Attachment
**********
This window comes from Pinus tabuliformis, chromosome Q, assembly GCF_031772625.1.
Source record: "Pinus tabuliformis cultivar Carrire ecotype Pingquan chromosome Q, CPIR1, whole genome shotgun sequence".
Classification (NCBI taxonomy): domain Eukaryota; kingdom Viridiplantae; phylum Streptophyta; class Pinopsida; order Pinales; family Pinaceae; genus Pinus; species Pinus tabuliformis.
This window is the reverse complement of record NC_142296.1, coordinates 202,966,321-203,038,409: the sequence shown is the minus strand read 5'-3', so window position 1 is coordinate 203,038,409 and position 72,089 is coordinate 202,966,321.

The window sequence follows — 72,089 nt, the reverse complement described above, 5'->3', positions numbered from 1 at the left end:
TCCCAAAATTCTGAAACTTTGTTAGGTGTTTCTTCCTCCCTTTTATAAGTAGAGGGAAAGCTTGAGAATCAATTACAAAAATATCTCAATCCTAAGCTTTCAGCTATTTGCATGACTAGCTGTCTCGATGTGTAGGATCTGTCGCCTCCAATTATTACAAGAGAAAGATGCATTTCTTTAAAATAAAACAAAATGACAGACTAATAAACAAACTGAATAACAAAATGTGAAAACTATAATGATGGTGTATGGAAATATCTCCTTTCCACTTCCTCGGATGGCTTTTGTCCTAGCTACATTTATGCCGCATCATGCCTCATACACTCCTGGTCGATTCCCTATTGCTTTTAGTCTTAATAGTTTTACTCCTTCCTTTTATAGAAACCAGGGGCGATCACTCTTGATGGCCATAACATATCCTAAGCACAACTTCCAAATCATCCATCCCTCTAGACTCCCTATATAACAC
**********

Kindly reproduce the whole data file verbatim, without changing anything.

This window comes from Pinus tabuliformis, chromosome Q, assembly GCF_031772625.1.
Source record: "Pinus tabuliformis cultivar Carrire ecotype Pingquan chromosome Q, CPIR1, whole genome shotgun sequence".
Classification (NCBI taxonomy): domain Eukaryota; kingdom Viridiplantae; phylum Streptophyta; class Pinopsida; order Pinales; family Pinaceae; genus Pinus; species Pinus tabuliformis.
This window is the reverse complement of record NC_142296.1, coordinates 202,966,321-203,038,409: the sequence shown is the minus strand read 5'-3', so window position 1 is coordinate 203,038,409 and position 72,089 is coordinate 202,966,321.

The window sequence follows — 72,089 nt, the reverse complement described above, 5'->3', positions numbered from 1 at the left end:
TCCCAAAATTCTGAAACTTTGTTAGGTGTTTCTTCCTCCCTTTTATAAGTAGAGGGAAAGCTTGAGAATCAATTACAAAAATATCTCAATCCTAAGCTTTCAGCTATTTGCATGACTAGCTGTCTCGATGTGTAGGATCTGTCGCCTCCAATTATTACAAGAGAAAGATGCATTTCTTTAAAATAAAACAAAATGACAGACTAATAAACAAACTGAATAACAAAATGTGAAAACTATAATGATGGTGTATGGAAATATCTCCTTTCCACTTCCTCGGATGGCTTTTGTCCTAGCTACATTTATGCCGCATCATGCCTCATACACTCCTGGTCGATTCCCTATTGCTTTTAGTCTTAATAGTTTTACTCCTTCCTTTTATAGAAACCAGGGGCGATCACTCTTGATGGCCATAACATATCCTAAGCACAACTTCCAAATCATCCATCCCTCTAGACTCCCTATATAACAC